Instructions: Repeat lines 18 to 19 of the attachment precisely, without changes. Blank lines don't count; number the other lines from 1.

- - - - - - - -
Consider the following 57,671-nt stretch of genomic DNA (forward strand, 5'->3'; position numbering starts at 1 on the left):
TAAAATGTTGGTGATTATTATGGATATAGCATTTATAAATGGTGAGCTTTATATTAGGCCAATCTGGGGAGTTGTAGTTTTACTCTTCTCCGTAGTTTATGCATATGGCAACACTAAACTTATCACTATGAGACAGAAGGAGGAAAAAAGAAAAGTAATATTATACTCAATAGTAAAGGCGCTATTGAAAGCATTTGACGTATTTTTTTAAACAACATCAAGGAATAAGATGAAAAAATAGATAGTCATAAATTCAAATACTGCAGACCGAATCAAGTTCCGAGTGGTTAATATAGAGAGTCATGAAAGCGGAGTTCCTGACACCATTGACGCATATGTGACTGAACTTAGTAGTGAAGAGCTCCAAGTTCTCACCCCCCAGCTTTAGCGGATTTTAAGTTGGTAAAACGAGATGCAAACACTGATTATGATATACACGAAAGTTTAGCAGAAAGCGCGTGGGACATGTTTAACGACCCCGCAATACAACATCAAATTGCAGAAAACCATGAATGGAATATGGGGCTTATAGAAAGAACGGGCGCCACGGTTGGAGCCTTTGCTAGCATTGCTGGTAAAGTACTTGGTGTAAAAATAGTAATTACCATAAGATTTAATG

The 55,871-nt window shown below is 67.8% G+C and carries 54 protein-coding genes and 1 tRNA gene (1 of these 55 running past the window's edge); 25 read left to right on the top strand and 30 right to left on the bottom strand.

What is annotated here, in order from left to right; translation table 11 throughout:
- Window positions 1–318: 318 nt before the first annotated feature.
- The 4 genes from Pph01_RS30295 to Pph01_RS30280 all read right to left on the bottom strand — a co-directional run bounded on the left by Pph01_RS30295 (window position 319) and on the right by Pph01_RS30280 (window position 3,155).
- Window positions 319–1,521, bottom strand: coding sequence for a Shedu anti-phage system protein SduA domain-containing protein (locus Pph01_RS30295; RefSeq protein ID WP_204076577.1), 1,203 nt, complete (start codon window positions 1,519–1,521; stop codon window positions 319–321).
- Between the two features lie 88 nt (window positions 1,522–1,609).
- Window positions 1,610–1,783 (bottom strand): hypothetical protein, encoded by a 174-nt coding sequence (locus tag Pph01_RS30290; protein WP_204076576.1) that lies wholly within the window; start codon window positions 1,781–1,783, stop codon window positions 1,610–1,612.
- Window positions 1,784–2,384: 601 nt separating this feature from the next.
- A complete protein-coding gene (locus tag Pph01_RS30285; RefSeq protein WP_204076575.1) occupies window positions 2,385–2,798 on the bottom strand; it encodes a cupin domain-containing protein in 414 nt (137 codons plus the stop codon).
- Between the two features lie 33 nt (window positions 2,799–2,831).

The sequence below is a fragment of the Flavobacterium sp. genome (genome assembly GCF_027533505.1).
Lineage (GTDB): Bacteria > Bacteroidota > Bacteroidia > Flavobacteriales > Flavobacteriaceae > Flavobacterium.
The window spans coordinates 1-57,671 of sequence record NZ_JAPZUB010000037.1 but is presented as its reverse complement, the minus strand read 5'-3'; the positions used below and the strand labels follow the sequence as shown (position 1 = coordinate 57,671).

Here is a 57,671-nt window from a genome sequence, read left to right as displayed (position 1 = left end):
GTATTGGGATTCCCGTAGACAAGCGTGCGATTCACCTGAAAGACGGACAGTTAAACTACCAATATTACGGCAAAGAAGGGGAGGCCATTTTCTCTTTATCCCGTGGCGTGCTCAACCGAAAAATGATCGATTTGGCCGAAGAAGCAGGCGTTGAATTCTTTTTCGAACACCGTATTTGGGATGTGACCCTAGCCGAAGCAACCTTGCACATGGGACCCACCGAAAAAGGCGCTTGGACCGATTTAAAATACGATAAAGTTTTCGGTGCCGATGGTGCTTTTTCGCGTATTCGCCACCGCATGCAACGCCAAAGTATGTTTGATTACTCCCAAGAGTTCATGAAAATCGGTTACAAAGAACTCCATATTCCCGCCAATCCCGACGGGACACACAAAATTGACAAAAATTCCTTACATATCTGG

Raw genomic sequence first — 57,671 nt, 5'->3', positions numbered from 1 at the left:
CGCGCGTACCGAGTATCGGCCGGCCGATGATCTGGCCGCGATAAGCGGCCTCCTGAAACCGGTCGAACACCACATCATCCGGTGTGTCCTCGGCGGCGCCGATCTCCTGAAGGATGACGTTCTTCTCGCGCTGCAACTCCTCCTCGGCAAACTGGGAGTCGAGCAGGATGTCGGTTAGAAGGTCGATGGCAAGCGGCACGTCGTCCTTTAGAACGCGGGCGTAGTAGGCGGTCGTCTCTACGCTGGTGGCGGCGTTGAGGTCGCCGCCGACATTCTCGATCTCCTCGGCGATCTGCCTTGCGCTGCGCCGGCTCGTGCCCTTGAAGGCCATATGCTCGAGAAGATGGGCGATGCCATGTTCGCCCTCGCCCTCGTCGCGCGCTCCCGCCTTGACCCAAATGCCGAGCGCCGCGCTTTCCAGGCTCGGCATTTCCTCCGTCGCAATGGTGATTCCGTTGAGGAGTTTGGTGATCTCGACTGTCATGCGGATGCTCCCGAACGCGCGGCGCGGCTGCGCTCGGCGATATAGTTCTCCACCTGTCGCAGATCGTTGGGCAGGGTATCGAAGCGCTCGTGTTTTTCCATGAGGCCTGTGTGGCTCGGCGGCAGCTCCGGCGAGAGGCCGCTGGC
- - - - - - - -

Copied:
Raw genomic sequence first — 57,671 nt, 5'->3', positions numbered from 1 at the left:
CGCGCGTACCGAGTATCGGCCGGCCGATGATCTGGCCGCGATAAGCGGCCTCCTGAAACCGGTCGAACACCACATCATCCGGTGTGTCCTCGGCGGCGCCGATCTCCTGAAGGATGACGTTCTTCTCGCGCTGCAACTCCTCCTCGGCAAACTGGGAGTCGAGCAGGATGTCGGTTAGAAGGTCGATGGCAAGCGGCACGTCGTCCTTTAGAACGCGGGCGTAGTAGGCGGTCGTCTCTACGCTGGTGGCGGCGTTGAGGTCGCCGCCGACATTCTCGATCTCCTCGGCGATCTGCCTTGCGCTGCGCCGGCTCGTGCCCTTGAAGGCCATATGCTCGAGAAGATGGGCGATGCCATGTTCGCCCTCGCCCTCGTCGCGCGCTCCCGCCTTGACCCAAATGCCGAGCGCCGCGCTTTCCAGGCTCGGCATTTCCTCCGTCGCAATGGTGATTCCGTTGAGGAGTTTGGTGATCTCGACTGTCATGCGGATGCTCCCGAACGCGCGGCGCGGCTGCGCTCGGCGATATAGTTCTCCACCTGTCGCAGATCGTTGGGCAGGGTATCGAAGCGCTCGTGTTTTTCCATGAGGCCTGTGTGGCTCGGCGGCAGCTCCGGCGAGAGGCCGCTGGC